These are some of the chat channels you will be able to see as you journey through the World of Warcraft. If for some reason you don't want to see a certain chat, you can uncheck it here. If you are configuring a new chat window, you can add chats you want to see by checking them off. You can also change the chat color and show class colors (as shown on the right side) in the chat.

The chat channels work as follows (make sure to press Enter first to open the chat bar - typing "/" can open it too and type a "/" at the same time):
  • Say: Say chat will show up as a chat bubble over your head and is seen by all players within a short distance. It is a good way to have a public conversation with nearby players. Talking in say is default, though you can use /s to switch to say chat.
  • Emote: Emotes are slash ("/") commands that allow a player to express themselves in a certain way, such as by doing /facepalm to facepalm (sadly there's no animations for this) or /dance to do a dance. You can also do custom emotes by typing /e + <insert custom emote here>. Opposing faction players will not be able to understand custom emotes.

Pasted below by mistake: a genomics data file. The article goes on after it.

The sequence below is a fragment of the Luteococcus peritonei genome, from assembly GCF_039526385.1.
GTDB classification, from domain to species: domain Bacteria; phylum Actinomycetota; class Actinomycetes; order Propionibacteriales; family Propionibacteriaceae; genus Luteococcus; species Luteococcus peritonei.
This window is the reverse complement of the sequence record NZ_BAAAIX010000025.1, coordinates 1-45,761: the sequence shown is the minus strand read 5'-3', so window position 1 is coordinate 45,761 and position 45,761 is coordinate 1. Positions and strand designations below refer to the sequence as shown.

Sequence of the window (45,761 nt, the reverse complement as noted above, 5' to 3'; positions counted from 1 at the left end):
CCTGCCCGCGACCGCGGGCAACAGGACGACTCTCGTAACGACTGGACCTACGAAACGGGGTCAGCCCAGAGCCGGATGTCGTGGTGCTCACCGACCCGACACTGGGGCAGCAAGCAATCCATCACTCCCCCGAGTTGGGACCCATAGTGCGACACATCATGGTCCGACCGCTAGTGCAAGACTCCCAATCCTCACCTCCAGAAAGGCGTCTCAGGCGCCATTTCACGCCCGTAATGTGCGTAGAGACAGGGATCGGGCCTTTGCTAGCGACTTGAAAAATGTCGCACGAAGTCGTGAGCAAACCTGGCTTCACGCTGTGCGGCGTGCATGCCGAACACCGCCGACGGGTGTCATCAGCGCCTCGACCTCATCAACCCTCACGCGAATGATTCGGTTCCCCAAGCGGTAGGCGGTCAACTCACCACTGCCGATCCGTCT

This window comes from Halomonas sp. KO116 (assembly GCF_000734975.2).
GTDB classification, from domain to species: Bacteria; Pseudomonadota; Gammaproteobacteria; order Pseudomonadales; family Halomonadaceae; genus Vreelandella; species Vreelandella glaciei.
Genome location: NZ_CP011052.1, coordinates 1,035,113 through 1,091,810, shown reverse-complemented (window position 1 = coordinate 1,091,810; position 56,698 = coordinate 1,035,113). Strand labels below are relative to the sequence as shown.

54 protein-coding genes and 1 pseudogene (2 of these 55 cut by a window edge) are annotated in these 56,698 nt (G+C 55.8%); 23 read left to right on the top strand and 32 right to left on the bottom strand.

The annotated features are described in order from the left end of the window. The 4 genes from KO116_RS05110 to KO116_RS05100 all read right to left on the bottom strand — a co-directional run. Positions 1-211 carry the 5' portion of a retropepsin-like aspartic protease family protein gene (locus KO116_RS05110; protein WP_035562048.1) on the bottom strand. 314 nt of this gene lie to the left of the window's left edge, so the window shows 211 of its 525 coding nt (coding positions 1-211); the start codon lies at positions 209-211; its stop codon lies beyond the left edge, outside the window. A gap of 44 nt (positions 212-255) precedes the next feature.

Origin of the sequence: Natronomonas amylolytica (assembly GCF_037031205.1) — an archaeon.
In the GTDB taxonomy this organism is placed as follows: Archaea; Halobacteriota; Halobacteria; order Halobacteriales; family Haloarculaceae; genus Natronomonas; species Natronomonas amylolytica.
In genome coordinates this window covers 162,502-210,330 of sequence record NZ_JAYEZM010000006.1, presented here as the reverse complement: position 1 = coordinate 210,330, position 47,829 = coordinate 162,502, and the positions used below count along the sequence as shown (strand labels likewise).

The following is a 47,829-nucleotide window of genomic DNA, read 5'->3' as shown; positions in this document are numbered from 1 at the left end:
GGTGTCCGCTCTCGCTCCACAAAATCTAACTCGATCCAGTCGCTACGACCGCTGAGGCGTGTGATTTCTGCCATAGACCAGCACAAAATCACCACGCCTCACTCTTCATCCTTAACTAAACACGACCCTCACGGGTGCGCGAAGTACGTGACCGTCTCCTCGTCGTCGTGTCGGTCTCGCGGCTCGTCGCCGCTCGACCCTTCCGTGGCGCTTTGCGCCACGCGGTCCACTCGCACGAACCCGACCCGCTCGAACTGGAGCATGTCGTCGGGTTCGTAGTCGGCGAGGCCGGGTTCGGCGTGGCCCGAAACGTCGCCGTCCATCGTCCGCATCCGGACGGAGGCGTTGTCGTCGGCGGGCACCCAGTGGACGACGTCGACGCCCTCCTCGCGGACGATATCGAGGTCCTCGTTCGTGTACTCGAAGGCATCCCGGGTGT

• Yell: Yell chat (/y) is essentially a "louder" version of say chat that can be seen by players from a dramatically large distance. In general this is disruptive and rarely used unless you really need to get people's attention.
  • Guild Chat: Guild chat is the chat you can typically use when in a Guild. More on this in the next article. Guild chat, which can be access by typing /g is a "sticky" chat and thus does not need another /g to continue talking unless you switch to another "sticky" chat like /s.
  • Officer Chat: Officer chat is a private chat usually reserved for players of higher rank in a guild. This chat can be accessed by typing /o.
  • Guild Announce: Guild announce is a chat message that usually pertains to the "message of the day" or other system-generated messages not said by any member in the guild.